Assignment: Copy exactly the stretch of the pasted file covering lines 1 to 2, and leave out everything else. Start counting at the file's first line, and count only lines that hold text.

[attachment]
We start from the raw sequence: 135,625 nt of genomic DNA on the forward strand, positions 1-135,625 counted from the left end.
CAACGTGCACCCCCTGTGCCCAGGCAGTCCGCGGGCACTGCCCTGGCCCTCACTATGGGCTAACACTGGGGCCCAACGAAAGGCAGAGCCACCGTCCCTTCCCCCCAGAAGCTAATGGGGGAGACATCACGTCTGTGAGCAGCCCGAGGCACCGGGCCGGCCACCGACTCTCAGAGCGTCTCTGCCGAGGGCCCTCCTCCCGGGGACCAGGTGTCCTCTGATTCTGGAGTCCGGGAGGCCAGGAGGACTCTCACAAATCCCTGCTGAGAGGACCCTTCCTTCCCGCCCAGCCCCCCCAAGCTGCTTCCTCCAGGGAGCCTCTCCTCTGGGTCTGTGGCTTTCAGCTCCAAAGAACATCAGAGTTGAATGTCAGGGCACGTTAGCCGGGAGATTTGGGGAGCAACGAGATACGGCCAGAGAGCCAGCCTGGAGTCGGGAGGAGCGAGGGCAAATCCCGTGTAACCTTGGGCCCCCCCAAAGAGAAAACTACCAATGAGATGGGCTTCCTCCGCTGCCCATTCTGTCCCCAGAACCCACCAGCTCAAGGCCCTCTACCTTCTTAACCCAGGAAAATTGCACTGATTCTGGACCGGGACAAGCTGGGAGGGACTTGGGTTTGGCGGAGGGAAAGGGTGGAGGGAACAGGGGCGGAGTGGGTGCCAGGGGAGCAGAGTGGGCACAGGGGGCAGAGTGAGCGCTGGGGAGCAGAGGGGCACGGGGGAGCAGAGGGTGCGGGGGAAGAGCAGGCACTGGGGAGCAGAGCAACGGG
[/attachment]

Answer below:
We start from the raw sequence: 135,625 nt of genomic DNA on the forward strand, positions 1-135,625 counted from the left end.
CAACGTGCACCCCCTGTGCCCAGGCAGTCCGCGGGCACTGCCCTGGCCCTCACTATGGGCTAACACTGGGGCCCAACGAAAGGCAGAGCCACCGTCCCTTCCCCCCAGAAGCTAATGGGGGAGACATCACGTCTGTGAGCAGCCCGAGGCACCGGGCCGGCCACCGACTCTCAGAGCGTCTCTGCCGAGGGCCCTCCTCCCGGGGACCAGGTGTCCTCTGATTCTGGAGTCCGGGAGGCCAGGAGGACTCTCACAAATCCCTGCTGAGAGGACCCTTCCTTCCCGCCCAGCCCCCCCAAGCTGCTTCCTCCAGGGAGCCTCTCCTCTGGGTCTGTGGCTTTCAGCTCCAAAGAACATCAGAGTTGAATGTCAGGGCACGTTAGCCGGGAGATTTGGGGAGCAACGAGATACGGCCAGAGAGCCAGCCTGGAGTCGGGAGGAGCGAGGGCAAATCCCGTGTAACCTTGGGCCCCCCCAAAGAGAAAACTACCAATGAGATGGGCTTCCTCCGCTGCCCATTCTGTCCCCAGAACCCACCAGCTCAAGGCCCTCTACCTTCTTAACCCAGGAAAATTGCACTGATTCTGGACCGGGACAAGCTGGGAGGGACTTGGGTTTGGCGGAGGGAAAGGGTGGAGGGAACAGGGGCGGAGTGGGTGCCAGGGGAGCAGAGTGGGCACAGGGGGCAGAGTGAGCGCTGGGGAGCAGAGGGGCACGGGGGAGCAGAGGGTGCGGGGGAAGAGCAGGCACTGGGGAGCAGAGCAACGGG